521 W. 21st St., New York, NY 10011
Sarah Sze’s installations exist somewhere between magic ritual, science experiment and cabinet of curiosities. Sze hasn’t done a gallery show in New York for five years, and this time she’s gone all out, filling the entire two floors of Tanya Bonakdar gallery.
Following the lines of painter’s tape, string, rope, wire, like schematics lead the eye, we find an extraordinary assemblage of everyday objects, repackaged, repurposed, reinvested with new meaning. Endless shelves house minerals, electronics, plants, bottles, soap, electric fans all teetering implausibly at a maybe 10 degree tilt, held up, we’re led to believe, by ropes tied to cinder blocks at one end of the room and leaning against the wall at the other end. A large roll of crumpled brown paper providing a buffer between one of the shelves and the gallery wall resembles a human form, deflated, like it just got socked in the gut. Paper and toothpick constructs imitate everyday objects. Fans create ripples on the surface of water in small dishes, which are illuminated by light bulbs, the ripples reflecting and undulating. Tiny stones are arranged in patterns like sand paintings. Clothespins create patterns while dragged through piles of sand or salt, attached by strings to oscillating fans or other moving elements. There’s almost too much to see, too many details to recount, one’s eye and mind engaged on all levels at any given moment.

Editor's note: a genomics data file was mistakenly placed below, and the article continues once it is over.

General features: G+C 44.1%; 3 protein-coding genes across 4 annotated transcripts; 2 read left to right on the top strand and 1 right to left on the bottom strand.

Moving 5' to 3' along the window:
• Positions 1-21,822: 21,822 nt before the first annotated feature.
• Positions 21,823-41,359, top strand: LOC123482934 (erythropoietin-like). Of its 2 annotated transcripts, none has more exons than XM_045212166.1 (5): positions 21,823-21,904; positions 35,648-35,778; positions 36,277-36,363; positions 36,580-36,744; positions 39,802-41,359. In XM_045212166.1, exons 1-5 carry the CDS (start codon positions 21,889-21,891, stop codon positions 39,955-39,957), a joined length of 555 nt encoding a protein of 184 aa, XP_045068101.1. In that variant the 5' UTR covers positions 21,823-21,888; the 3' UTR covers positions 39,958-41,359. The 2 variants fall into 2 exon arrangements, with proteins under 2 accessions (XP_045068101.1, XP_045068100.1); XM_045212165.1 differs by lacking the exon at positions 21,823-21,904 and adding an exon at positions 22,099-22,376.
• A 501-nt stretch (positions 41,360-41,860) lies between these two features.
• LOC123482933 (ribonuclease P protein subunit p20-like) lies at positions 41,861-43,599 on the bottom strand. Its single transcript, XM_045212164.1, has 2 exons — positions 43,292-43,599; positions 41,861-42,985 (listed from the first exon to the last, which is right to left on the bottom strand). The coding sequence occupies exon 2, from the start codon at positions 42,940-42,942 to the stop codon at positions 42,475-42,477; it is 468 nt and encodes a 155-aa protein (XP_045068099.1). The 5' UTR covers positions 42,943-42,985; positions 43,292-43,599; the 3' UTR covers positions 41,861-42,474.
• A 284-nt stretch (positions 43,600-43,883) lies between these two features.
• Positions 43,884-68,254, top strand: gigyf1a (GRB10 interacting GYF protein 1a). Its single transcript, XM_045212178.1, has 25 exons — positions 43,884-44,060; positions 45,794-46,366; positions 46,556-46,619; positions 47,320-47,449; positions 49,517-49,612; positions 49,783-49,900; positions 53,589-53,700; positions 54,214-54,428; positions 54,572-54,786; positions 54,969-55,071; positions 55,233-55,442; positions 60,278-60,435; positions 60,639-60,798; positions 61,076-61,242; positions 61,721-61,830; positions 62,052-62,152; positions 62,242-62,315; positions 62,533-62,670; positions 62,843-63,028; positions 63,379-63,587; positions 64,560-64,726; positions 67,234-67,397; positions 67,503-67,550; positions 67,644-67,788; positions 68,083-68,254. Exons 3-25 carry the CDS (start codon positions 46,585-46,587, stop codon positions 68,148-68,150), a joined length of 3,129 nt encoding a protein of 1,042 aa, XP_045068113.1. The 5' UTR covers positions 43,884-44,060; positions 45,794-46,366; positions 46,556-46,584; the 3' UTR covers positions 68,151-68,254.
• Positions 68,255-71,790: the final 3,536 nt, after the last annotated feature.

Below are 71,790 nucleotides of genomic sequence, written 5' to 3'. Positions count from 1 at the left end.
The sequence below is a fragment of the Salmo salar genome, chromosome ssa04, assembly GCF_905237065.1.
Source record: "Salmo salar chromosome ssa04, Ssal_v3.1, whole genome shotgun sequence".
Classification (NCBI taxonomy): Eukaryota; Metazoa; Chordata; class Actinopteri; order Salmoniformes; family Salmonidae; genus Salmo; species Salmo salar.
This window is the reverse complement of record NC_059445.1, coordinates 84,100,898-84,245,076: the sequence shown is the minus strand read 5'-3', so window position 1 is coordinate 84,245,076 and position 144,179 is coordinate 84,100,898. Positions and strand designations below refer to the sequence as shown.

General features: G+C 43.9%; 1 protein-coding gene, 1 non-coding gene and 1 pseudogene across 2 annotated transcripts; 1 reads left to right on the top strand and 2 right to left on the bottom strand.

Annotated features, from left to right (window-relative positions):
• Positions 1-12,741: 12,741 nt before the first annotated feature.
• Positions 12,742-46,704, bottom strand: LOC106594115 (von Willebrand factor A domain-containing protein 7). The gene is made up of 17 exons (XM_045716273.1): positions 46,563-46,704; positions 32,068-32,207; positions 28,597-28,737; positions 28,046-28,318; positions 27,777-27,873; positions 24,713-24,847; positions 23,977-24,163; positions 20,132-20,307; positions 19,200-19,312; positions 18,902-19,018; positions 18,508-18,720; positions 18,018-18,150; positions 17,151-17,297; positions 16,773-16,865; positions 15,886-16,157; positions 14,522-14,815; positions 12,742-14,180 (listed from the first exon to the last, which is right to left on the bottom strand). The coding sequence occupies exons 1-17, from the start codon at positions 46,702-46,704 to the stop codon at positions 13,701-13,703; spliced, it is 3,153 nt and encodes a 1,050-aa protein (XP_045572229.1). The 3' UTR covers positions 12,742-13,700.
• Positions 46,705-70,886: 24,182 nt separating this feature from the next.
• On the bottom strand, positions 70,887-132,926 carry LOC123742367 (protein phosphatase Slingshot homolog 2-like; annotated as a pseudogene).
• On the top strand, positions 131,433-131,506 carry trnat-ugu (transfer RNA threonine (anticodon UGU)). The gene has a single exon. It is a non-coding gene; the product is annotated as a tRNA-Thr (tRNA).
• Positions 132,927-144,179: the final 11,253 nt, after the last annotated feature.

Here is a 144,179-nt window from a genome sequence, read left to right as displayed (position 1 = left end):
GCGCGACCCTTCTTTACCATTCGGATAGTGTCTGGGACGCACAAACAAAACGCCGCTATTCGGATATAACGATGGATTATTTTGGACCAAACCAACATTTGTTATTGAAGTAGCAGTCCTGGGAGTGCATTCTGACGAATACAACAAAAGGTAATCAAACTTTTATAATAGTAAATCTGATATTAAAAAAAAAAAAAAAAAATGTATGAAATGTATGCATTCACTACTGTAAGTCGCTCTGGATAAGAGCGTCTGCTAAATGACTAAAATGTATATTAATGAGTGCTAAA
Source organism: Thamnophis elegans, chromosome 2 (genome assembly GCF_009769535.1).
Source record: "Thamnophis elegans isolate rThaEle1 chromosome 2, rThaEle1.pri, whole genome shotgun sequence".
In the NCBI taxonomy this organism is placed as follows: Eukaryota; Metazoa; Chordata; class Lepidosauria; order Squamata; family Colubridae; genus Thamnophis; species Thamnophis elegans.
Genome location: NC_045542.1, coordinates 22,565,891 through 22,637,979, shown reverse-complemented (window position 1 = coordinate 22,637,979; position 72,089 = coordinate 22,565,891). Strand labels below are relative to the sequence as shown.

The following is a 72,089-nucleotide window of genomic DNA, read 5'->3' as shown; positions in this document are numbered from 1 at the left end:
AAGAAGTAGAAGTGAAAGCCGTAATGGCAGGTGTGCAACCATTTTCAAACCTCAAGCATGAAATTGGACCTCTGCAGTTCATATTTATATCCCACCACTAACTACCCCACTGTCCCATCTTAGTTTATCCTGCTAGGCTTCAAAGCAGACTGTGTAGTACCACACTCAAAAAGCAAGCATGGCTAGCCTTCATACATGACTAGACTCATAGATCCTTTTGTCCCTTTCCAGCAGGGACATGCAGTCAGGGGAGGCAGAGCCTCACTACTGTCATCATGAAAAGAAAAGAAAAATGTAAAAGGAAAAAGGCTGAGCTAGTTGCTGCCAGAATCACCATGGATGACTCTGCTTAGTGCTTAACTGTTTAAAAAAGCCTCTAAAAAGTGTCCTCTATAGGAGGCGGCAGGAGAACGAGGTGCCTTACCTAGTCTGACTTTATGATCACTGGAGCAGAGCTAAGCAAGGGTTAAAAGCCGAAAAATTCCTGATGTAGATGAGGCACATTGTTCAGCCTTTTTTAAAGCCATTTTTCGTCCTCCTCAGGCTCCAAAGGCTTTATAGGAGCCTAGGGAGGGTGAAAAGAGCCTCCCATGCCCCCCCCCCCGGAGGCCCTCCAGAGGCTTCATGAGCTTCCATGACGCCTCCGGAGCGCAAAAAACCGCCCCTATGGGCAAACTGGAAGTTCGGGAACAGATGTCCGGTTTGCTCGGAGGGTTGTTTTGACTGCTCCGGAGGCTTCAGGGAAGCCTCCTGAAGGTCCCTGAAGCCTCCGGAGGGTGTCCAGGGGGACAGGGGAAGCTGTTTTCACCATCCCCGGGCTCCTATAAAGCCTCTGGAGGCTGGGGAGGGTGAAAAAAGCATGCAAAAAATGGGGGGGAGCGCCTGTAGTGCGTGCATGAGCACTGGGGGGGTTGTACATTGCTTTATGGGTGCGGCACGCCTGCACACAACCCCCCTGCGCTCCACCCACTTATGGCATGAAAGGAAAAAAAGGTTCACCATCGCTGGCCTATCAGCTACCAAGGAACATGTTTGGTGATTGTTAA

Like a series of Fischli and Weiss equilibres, Sze’s installations are delicate eco-systems that involve a mind-boggling balancing act. Following the lines from ground to ceiling, my mind goes over the physics of it, the tension, the entropy, when suddenly I see a piece missing, one little pebble absent between a support leg and a huge structure reaching the ceiling. It must be IMPOSSIBLE I think for a split second, before realizing that the structure is mainly suspended from lines dropping from the ceiling. But it’s these moments of pure disbelief that make the installations rather magical, almost heart-stopping.
Sze’s work recalls childhood and fascination, using objects like those found in an elementary school classroom: cots, mobiles, toothpick sculptures, overhead projectors. Small children would indeed love this exhibit, but unless they are quite mature and well-behaved it might do well to have them leashed before bringing them into the gallery. Us mature adults even had a few problems. I witnessed a near disaster as one woman was inspecting the objects on the shelves, her head slowly moving along the length of the shelf, not noticing a jutting two-by-four with some precarious jars resting atop it. I’m watching this happen before my eyes and I quickly draw in my breath in a strong gasp. She hears me and looks up just before her head would have hit the two-by-four. Disaster averted! But what could have HAPPENED? I wonder with morbid curiosity. “This is the most nervous I’ve ever been looking at a piece,” said a bystander. I encourage everyone to take part in the nerve-wracking thrill of Sze's installations--everyone that is except the woman who recently fell and ripped a Picasso at the Met. She's not invited.
360 (Portable Planetarium)
mixed media, wood, paper, string, jeans, rocks
162 x 136 x 185 inches; 411.5 x 345.4 x 469.9 cm
The Uncountables (Encyclopedia)
mixed media, metal shelves, wood shelves, lights, plastic bottles, milk cartons
179 x 547 x 489 inches; 454.7 x 1389.4 x 1242.1 cm
Photos: Tom Powel Imaging
Courtesy the artist and Tanya Bonakdar Gallery, New York)